7.6/10
98,735
296 user 121 critic

Leaving Las Vegas (1995)

Ben Sanderson, a Hollywood screenwriter who lost everything because of his alcoholism, arrives in Las Vegas to drink himself to death. There, he meets and forms an uneasy friendship and non-interference pact with prostitute Sera.

Director:

Writers:

(novel), (screenplay)
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Popularity
2,381 ( 287)

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Won 1 Oscar. Another 30 wins & 27 nominations. See more awards »
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Cast

Cast overview, first billed only:
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Kim Adams ...
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Stuart Regen ...
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Albert Henderson ...
Man at Strip Bar (as Al Henderson)
Shashi Bhatia ...
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Anne Lange ...
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Storyline

Because his wife left him and took his son with her, screenwriter Ben Sanderson has started drinking, a lot. He's getting more and more isolated and he troubles women in bars because he wants to have sex with them. When he gets fired, he decides to leave everything behind and move to Las Vegas and drink himself to death. In Las Vegas he meets Sera, a prostitute with some problems as well who he moves in with. Written by Marco van Hoof <k_luifje7@hotmail.com>

Plot Summary | Plot Synopsis

Genres:

Drama | Romance

Motion Picture Rating (MPAA)

Rated R for strong sexuality and language, violence and pervasive alcohol abuse | See all certifications »

Parents Guide:

 »
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Details

Official Sites:

Country:

| |

Language:

|

Release Date:

9 February 1996 (USA)  »

Also Known As:

Adiós a Las Vegas  »

Box Office

Budget:

$3,600,000 (estimated)

Gross:

$31,968,347 (USA)
 »

Company Credits

Show detailed on  »

Technical Specs

Runtime:

Sound Mix:

(Digital)

Color:

Aspect Ratio:

1.66 : 1
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Did You Know?

Trivia

In one scene near the start of the film set in a Los Angeles restaurant, two film producers (maybe agents) are having dinner with two actresses. One of the actresses, played by Emily Procter, says "I think the nicest thing about the film actually is that we get to handle guns, and I had never done that before". Years later, she would portrays a ballistics expert on CSI: Miami (2002). See more »

Goofs

When supposed to be playing blackjack, Ben and Sera are sitting at a Caribbean Stud Poker table. See more »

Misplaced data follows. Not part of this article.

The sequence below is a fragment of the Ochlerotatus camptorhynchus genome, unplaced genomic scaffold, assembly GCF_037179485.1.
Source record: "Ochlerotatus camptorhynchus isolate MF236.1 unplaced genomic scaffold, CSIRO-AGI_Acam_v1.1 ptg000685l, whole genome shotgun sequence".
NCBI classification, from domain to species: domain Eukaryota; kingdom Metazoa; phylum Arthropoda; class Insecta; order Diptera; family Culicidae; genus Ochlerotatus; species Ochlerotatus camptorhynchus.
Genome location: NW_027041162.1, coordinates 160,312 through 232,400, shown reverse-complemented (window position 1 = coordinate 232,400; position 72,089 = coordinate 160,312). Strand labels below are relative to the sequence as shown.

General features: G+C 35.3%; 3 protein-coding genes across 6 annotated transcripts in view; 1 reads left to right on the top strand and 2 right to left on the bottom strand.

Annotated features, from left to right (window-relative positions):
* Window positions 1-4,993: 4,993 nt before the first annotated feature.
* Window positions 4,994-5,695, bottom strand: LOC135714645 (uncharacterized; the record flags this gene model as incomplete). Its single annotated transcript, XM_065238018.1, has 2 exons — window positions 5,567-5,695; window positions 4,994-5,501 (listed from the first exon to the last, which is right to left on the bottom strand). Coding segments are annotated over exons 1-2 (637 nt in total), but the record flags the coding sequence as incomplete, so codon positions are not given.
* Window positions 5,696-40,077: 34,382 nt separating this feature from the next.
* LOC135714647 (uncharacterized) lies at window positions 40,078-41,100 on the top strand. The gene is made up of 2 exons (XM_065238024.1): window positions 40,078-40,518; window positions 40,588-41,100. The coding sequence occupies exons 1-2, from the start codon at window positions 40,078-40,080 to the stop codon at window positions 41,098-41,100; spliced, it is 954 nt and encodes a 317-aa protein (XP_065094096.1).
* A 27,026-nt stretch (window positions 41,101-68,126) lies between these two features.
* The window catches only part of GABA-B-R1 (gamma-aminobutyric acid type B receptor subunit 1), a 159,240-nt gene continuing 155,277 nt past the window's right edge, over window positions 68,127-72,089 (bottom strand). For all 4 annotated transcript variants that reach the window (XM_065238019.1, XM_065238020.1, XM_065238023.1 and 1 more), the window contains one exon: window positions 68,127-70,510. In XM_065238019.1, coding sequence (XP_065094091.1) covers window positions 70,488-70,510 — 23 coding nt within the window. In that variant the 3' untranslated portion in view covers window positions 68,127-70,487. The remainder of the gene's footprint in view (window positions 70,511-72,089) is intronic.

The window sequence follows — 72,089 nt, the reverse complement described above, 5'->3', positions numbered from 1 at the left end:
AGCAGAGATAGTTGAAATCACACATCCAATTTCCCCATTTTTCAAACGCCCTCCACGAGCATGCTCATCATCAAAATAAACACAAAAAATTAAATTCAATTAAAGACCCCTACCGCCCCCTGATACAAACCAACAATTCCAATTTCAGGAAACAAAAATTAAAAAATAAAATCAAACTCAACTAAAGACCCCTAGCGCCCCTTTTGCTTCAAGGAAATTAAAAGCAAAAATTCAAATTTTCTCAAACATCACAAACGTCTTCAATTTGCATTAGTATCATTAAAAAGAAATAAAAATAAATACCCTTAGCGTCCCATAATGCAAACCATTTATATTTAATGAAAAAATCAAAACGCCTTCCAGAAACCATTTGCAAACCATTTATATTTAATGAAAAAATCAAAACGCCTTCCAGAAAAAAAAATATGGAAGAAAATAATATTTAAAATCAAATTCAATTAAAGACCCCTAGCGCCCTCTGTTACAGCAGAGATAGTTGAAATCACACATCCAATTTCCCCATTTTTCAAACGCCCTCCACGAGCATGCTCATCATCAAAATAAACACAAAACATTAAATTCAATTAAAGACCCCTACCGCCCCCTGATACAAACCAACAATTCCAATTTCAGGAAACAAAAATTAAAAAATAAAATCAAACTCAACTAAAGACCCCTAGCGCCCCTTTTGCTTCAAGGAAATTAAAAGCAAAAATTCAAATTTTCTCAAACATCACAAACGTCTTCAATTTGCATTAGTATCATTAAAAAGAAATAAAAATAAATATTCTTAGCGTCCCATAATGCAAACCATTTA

Quotes

Ben Sanderson: [to a woman at the bar] What's your name?
Terri: Terri.
Ben Sanderson: Terri, I am going to buy you a drink.
Terri: I'm OK, thanks.
Ben Sanderson: Bud, please. Buy the lady a drink and another one for you. I'm Benjamin. Ben. Benny Goodman, that's me. I think you're sexy. That's right. Look at those eyes. Sexy like a kitty cat.
[singing]
Ben Sanderson: You turn me on, bar-rum, you turn me on, bar-rum, you're not too long, you're not too short, you're not too round, bar-rum, you're like a cat, the cat in the hat. Look at those eyes. Honest to God. You're ...
[...]
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Crazy Credits

The opening credits do not appear until fifteen minutes into the film. See more »


Soundtracks

Come Rain Or Come Shine
Written by Johnny Mercer & Harold Arlen
Performed by Don Henley
Courtesy of Geffen Records
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Frequently Asked Questions

See more (Spoiler Alert!) »

User Reviews

 
The dignity of love and the depths of despair
3 June 2005 | by (Vulcan) – See all my reviews

If Mike Figgis never made another film, and Nick Cage and Elizabeth Shue retired after making Leaving Las Vegas, they would have done so with impunity. Both actors are superb, and bring the excellent screenplay to life with the help of some masterful dramatic cinematography.

Cage plays a suicidal alcoholic who has come to Las Vegas to drink himself to death, and Shue plays the unexpected problem - a prostitute who falls in love with him. The only reason this film did not receive a ten from me is the voice-over technique which was tastefully minimal, but, in my opinion, the only mistake the director made. It does help to provide closure, but I felt that closure was an unnecessary compromise here.

This is not an entertaining film, and in truth, I am surprised by its popularity among typical audiences. It is a serious film, and a work of art, but fun is not to be found here. DO NOT see this film if you dislike feeling emotionally drained and ethically challenged, and DO NOT see it if you are very prone to boredom, or easily offended by sexual violence, substance abuse and the horror of daily life on the street.

This is an intensely sad film about love shared by people who are caught in the gravity of their lives and can not escape. It is also a story of redemption and respect, found in improbable places. It is NOT a fun-filled frolicking romantic comedy, but rather, the opposite, and it achieves a beauty, dignity and power almost unique among films treating such starkly real and disturbing subjects.


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